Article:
Nerves of steel
EVEN the most experienced truckie needs nerves of steel leaving Wollongong NSW at peak hour in the morning to head off to Sydney.
They at first have to travel along the Picton Road which links up with the Hume Hwy about 20km away.
Spy was on the road at such a time recently January and found that even veteran truckies considered it hectic.
Trucks are allowed to use the inside two lanes of three just after leaving the Gong.
Car drivers play Russian Roulette zig zagging between lanes and often give the lads in the bigger vehicles a serve even though they probably can't be heard.
Truck drivers Spy spoke to are certain that consolidated revenue would be boosted if the boys in blue were around the area more during peak hour.
THERE is a sleepy hamlet in country NSW about 50km from the Victorian border named Woomargama which numerous truckies visit while on the road.
It has a population of about 150 and the centre of social life there is the local pub and the town is totally reliant on deliveries by trucks.
Spy stopped off there and spoke to the delightful lass behind the counter.
"Yes we get a lot of truckies who stop here for a short break. It is just off the main highway and 50km from Albury but is so peaceful and there is no hustle and bustle," she said.
When I was there a bush fire alert was on for many parts of the region.
"We have a rural fire brigade truck here and have been told if there is any looming danger we must all gather at the tennis court," she said.
Thank God for the bush fire brigades around Oz.
Rest stops galore
YOU will often hear truckies complain about the lack of rest areas beside many highways around our vast country.
On a trip along the Hume Hwy in NSW during late December, Spy found there were ample rest areas.
Of course these are also used by general motorists and vans which can annoy truckies.
It is a different story along the Pacific Hwy where there is a shortage of same and in many parts of Queensland, Tasmania, SA and WA.
A free bath
ST HELEN'S in Tasmania is a beautiful seaside town on the east coast and one Hobart truckie got a free spray while delivering there.
He was parked near a driver who was washing his car and van with a high powered spray which had lots of soap suds as well.
The bloke was distracted and suddenly turned around giving the truckie a free bath and leaving him feeling like a duck.
When the truckie asked the fellow to wash the soap off his rig he was told to "f off".
Spy was told the truckie gave him an "almighty spray with words" in return.
WHEN you talk to residents of remote communities you well and truly get the drift about how vital trucks are.
Spy yarned to an old mate Robert Sands Jnr from the isolated centre of Kowanyama in mid February.
Kowanyama is on the Gulf of Carpentaria side of Cape York Peninsula with a population of around 1500.
"After recent rain the roads to Kowanyama are closed and we have to rely on goods by plane," he said.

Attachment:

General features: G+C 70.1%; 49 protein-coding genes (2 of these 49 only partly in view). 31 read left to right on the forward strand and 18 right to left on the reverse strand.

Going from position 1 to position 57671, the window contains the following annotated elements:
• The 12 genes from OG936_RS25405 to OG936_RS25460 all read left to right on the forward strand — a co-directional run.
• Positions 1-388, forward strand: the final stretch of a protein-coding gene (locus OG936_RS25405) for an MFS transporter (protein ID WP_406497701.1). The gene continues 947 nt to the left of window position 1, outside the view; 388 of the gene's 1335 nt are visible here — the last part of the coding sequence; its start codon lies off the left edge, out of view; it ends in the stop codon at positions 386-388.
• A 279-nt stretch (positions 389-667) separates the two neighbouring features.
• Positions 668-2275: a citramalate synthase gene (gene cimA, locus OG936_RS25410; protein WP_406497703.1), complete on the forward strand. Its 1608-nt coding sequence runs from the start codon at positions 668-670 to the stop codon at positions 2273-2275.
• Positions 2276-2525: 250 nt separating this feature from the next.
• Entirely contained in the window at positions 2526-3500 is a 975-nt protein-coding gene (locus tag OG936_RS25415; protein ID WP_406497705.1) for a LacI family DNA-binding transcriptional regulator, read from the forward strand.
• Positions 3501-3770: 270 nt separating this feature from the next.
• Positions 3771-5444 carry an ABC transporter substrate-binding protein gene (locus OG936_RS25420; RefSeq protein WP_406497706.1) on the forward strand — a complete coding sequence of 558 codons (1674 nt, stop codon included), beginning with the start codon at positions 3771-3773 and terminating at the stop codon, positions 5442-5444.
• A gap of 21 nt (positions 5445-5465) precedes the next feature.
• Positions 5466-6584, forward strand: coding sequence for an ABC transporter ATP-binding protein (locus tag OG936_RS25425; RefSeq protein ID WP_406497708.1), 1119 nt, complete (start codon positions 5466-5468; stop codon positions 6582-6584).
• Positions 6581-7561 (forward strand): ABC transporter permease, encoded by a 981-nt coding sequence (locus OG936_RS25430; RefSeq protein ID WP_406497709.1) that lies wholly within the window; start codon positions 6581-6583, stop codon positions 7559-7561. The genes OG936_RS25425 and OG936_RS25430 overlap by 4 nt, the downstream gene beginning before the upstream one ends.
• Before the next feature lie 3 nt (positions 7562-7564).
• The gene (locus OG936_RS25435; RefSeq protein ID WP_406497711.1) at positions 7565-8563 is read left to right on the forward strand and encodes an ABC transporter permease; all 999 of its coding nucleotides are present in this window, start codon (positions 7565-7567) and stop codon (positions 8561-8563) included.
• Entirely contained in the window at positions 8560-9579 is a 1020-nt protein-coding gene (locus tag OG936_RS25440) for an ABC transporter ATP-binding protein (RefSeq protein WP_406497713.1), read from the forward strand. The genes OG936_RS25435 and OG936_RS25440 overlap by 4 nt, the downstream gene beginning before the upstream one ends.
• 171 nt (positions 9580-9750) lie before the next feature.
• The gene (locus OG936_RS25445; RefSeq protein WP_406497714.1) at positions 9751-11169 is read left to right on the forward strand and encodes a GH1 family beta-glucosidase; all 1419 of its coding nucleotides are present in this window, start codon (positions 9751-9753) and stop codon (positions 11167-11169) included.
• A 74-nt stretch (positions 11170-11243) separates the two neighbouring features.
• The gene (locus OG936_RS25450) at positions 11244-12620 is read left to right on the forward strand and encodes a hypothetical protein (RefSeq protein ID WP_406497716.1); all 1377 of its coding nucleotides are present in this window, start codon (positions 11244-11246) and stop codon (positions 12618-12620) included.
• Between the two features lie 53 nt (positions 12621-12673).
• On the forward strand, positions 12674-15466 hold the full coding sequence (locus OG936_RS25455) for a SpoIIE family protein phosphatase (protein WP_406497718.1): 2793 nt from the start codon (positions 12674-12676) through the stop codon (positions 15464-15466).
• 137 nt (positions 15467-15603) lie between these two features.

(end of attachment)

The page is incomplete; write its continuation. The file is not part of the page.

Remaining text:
Before each wet season such communities have as many goods as they can trucked in.
Spy had driven the 450km mostly dirt road between Chillagoe and Kowanyama many times and it can be daunting.
The roads are expected to open again in late April or early May depending on the weather.
Rob did say that Kowanyama was hosting a big fishing contest in June and invited everybody to compete.
The Mitchell River there is the home to many species of fish including the prized barramundi.
SNAKES are a reptile that we all try and stay clear of especially in their breeding season when they become highly aggressive.
So it was with some degree of immediate concern for a South Australian truckie when he stopped off at a rest area 30km from Canberra in the ACT.
He looked down at the ground and saw a sign painted in yellow warning about the dangers of "Joe Blakes" in the area.
Spy was nearby and saw the incident and the truckie admitted he had a snake phobia and was concerned for a few seconds.
After checking there indeed were no slithery reptiles around he got into his truck and drove off.
NOT far out of the capital city of Canberra numerous truckies were on the alert for large kangaroos.
Along the highway they had seen dead roos which can make a big mess of a truck if they collide.
Much to their surprise they spotted a dead emu and it was indeed a big one.
Each had seen many dead animals over the years which made good road kill for various species of birds.
One had seen a dead cassowary up north Queensland but none had previously seen an emu.
OVER the festive season Spy received calls from truckies operating in different regions about such things as road conditions and the weather.
A Darwin lad said it was "raining cats and dogs" and he wished it would stop even though drought affected much of Oz.
One veteran driver from South Australia said the heat was so severe that some public events had to be cancelled.
He had planned to go to the horse races on a day off but the meeting was cancelled.
Down Tasmania way a truckie reported to Spy a crash involving a rig carrying potatoes near Ulverstone.
It occurred on the Bass Hwy on the eastern bound lanes near the Castra Road overpass.
No-one was injured as a result of the incident which was great news.
A Victorian truckie who is a regular caller was concerned about reports that a cyclone was hovering around the Coral Sea up Queensland way.
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